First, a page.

Fred Clavél explains why physical (or virtual) presence isn't enough to make someone feel supported. You have to be there when you're there.
They (whoever "they" is) say you can't change partners to be what you want them to be. But can you shape them to be what they want to be? Sarah Stanton channels her inner Renaissance soul and lays out the evidence for the Michelangelo Phenomenon.
My hump, my hump, my hump, my hump, my hump,
My hump, my hump, my hump, my lovely little lumps.
Just which humps does he prefer -- breasts or butts? Dr. Michelle Kaufman reviews the research.
Things are always go more smoothly when friends and family approve of our relationships and relationship partners. But does that approval also affect our health? Dr. Karen Blair responds with a resounding "YES".
Husbands...If you only remember one thing you learned in 2013, it should be that providing sensitive support is especially important to your wife's relationships satisfaction. Jana Lembke explains why...
Need a last-minute gift for a loved one? Why not give the gift of love (and relationships)? No shipping...no waiting...just the instant gratification of electronic delivery to your loved one's Kindle (or iPad etc)!
Of course, you've been working hard this holiday season and deserve a treat, too. Curl up under the covers and stay warm with relationship science on your favorite reading device.
Breakups are tough and often one partner isn't ready to let go of the relationship. Dr. Liz Schoenfeld recounts her experiences and describes what research says about stalking that occurs after the end of a relationship.
When you watch TV and movies you probably aren't trying to learn stuff. In fact, you're probably watching those things purposefully to avoid thinking too much. Certainly TV and movies can teach us all sorts of bad things (I'm looking at you Real Housewives ), but if you look hard enough popular media contains some pearls of wisdom. Here are the "Top 10 Things that TV and Movies Teach Us about Relationships"
Did you know that committed couples argue and shag better? Dr. Benjamin Le reviews the ways that commitment is beneficial for relationships.
Kicking off this year's "Top 20" is Dr. Tim Loving's article in which he examines whether the type of wedding somebody has tells us something about how big a transition marriage is for that person.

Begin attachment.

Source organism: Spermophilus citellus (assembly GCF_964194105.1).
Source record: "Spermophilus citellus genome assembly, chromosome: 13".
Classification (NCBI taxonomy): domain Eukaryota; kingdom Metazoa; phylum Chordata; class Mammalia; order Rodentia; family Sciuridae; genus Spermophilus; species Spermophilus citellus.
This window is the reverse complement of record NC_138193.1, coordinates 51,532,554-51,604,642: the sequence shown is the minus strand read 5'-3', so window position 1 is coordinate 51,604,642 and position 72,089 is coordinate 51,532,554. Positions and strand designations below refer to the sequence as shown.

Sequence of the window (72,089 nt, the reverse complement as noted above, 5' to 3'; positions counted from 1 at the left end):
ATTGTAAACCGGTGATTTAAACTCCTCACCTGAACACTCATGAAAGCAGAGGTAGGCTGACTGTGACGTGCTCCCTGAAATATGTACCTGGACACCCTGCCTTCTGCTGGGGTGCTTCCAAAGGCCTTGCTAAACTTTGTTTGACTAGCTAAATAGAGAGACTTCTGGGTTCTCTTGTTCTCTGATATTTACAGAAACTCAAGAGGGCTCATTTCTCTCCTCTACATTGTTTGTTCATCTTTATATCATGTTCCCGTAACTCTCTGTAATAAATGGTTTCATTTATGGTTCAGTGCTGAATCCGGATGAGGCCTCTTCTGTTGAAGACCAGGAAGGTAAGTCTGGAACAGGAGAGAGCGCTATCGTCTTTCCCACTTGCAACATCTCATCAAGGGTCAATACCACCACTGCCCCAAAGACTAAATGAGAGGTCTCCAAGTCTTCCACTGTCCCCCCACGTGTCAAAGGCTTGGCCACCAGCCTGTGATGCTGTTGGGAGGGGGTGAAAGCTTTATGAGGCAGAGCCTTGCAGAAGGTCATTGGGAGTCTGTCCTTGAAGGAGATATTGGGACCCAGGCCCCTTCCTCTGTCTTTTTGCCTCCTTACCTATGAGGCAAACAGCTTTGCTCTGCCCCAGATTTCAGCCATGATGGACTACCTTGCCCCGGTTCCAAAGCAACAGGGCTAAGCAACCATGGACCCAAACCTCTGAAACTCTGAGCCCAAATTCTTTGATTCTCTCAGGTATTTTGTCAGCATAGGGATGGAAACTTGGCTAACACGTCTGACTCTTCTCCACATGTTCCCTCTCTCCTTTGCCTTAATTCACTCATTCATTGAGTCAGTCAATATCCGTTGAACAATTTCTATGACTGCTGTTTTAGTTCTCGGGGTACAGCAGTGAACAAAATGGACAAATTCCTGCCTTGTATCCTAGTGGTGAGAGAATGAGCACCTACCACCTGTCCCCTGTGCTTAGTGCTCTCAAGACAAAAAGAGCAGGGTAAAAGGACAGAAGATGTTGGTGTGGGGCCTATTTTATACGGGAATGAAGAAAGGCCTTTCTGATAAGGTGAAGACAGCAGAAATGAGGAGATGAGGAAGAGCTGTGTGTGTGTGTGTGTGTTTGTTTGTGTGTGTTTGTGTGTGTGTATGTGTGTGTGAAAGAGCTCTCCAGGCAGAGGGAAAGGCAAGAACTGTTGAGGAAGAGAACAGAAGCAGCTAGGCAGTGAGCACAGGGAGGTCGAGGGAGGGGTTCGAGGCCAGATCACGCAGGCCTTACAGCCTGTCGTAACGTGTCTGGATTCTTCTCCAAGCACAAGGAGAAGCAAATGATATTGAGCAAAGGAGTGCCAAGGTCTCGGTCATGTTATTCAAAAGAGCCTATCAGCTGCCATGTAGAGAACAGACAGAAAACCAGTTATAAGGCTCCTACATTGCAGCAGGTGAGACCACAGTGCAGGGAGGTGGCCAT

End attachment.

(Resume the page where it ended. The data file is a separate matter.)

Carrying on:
As the gift giving swings into full gear, the pressure is on to find that perfect gift for your significant other. But what sort of present will best communicate your affections? Should you scour the mall (or internet) in search of new gift-giving inspiration? Or should you “stick to the list”, and just give your partner what he or she wished for?
In the 29th installment of SAGE's Relationship Matters podcast, hosted by Dr. Bjarne Holmes of Champlain College, Dr. Blake Riek (Calvin College) discusses the important distinction between guilt and shame and gives advice on how to transcend both feelings and move toward forgiveness.
The research, conducted with Lindsey Root Luna (Hope College) and Chelsea Schnabelrauch (Kansas State University) is unique in that the research team studied forgiveness from the perspective of the person who engages in wrongdoing (i.e., the transgressor). In other words, the researchers wanted to know what happens when one individual wrongs another, but rather than focus on the ‘victim,’ the researchers focused on the transgressor. To do so, the researchers followed 166 individuals over time, collecting feelings of guilt and shame, and forgiveness-seeking behaviors. As a result, the researchers were able to test whether guilt and/or shame affected the likelihood of transgressors to seek forgiveness from their victims.